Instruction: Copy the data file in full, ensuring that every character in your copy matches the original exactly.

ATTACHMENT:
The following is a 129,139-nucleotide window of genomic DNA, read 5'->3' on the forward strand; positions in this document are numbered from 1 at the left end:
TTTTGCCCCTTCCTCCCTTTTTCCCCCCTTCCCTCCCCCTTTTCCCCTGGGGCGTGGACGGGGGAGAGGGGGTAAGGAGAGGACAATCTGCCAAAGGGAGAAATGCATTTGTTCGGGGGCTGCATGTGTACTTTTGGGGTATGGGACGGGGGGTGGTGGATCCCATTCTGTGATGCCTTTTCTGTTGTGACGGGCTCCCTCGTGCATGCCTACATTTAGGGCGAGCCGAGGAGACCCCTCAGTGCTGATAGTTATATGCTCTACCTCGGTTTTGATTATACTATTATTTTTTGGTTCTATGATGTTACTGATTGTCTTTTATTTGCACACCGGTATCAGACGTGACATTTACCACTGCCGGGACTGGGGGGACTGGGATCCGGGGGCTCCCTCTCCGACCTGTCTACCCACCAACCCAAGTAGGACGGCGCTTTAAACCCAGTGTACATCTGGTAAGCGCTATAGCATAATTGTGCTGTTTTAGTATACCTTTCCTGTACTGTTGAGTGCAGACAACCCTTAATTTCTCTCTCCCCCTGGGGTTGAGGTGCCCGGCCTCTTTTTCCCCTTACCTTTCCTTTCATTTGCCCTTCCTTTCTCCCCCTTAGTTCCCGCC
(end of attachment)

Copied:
The following is a 129,139-nucleotide window of genomic DNA, read 5'->3' on the forward strand; positions in this document are numbered from 1 at the left end:
TTTTGCCCCTTCCTCCCTTTTTCCCCCCTTCCCTCCCCCTTTTCCCCTGGGGCGTGGACGGGGGAGAGGGGGTAAGGAGAGGACAATCTGCCAAAGGGAGAAATGCATTTGTTCGGGGGCTGCATGTGTACTTTTGGGGTATGGGACGGGGGGTGGTGGATCCCATTCTGTGATGCCTTTTCTGTTGTGACGGGCTCCCTCGTGCATGCCTACATTTAGGGCGAGCCGAGGAGACCCCTCAGTGCTGATAGTTATATGCTCTACCTCGGTTTTGATTATACTATTATTTTTTGGTTCTATGATGTTACTGATTGTCTTTTATTTGCACACCGGTATCAGACGTGACATTTACCACTGCCGGGACTGGGGGGACTGGGATCCGGGGGCTCCCTCTCCGACCTGTCTACCCACCAACCCAAGTAGGACGGCGCTTTAAACCCAGTGTACATCTGGTAAGCGCTATAGCATAATTGTGCTGTTTTAGTATACCTTTCCTGTACTGTTGAGTGCAGACAACCCTTAATTTCTCTCTCCCCCTGGGGTTGAGGTGCCCGGCCTCTTTTTCCCCTTACCTTTCCTTTCATTTGCCCTTCCTTTCTCCCCCTTAGTTCCCGCC